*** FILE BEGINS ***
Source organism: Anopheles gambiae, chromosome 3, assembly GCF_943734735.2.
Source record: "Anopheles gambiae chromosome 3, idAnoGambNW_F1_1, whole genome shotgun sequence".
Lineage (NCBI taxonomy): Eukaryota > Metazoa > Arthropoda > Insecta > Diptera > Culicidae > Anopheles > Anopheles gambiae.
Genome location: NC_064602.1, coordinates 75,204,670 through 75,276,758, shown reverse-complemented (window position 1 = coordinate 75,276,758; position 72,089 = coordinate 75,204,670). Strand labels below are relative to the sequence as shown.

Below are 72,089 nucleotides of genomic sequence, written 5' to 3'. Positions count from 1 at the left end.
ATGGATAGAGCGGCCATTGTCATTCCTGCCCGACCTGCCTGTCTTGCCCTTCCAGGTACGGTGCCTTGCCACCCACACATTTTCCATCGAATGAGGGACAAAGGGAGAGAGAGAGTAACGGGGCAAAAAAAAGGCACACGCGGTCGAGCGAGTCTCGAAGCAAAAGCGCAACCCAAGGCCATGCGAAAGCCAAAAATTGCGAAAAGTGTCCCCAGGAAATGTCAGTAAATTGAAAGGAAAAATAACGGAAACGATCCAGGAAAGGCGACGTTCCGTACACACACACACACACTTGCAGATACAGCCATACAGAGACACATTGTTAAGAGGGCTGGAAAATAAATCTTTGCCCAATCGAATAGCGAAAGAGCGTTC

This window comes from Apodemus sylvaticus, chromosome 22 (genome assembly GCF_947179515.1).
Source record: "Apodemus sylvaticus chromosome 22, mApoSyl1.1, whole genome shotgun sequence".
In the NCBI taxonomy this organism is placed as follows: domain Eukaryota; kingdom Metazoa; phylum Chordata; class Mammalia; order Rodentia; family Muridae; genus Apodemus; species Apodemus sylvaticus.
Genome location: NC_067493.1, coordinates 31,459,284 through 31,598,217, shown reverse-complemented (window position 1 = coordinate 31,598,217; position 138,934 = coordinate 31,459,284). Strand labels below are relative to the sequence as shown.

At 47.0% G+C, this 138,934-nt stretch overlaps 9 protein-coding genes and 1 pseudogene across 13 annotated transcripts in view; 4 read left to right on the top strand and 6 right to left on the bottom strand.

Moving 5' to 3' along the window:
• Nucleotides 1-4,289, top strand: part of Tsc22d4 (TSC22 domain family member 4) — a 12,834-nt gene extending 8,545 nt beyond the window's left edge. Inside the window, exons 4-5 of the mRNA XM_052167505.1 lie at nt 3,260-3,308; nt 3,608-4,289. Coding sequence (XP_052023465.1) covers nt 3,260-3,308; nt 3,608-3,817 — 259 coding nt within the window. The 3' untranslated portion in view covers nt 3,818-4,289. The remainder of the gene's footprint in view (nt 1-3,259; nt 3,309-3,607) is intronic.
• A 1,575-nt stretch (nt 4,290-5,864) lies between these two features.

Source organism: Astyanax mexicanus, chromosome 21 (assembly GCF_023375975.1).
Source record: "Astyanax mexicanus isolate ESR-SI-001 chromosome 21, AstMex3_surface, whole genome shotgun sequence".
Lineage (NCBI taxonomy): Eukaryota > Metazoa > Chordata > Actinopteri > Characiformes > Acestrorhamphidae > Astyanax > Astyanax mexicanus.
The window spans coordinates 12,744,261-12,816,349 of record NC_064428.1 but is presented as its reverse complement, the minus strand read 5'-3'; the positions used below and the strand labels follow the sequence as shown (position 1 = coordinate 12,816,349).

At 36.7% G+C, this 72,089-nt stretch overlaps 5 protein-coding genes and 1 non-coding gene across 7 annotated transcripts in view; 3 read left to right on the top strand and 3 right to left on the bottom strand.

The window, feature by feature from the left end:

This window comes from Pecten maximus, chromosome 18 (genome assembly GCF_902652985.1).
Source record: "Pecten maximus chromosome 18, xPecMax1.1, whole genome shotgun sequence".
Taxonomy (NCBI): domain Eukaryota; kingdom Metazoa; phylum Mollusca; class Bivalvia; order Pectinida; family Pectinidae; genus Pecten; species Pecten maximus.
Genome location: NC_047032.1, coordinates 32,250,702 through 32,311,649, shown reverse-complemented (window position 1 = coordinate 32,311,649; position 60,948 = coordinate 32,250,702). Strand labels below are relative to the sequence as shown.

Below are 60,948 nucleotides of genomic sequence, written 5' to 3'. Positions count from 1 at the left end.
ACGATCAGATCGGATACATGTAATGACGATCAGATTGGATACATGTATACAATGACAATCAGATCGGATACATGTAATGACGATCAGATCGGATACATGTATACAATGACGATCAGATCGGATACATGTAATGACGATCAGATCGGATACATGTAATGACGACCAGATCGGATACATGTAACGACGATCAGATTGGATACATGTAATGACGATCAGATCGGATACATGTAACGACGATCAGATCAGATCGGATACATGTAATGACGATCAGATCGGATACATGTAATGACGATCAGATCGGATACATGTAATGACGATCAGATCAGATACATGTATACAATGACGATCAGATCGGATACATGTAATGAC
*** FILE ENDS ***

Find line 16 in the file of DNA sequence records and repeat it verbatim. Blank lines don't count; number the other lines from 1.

Source record: "Astyanax mexicanus isolate ESR-SI-001 chromosome 21, AstMex3_surface, whole genome shotgun sequence".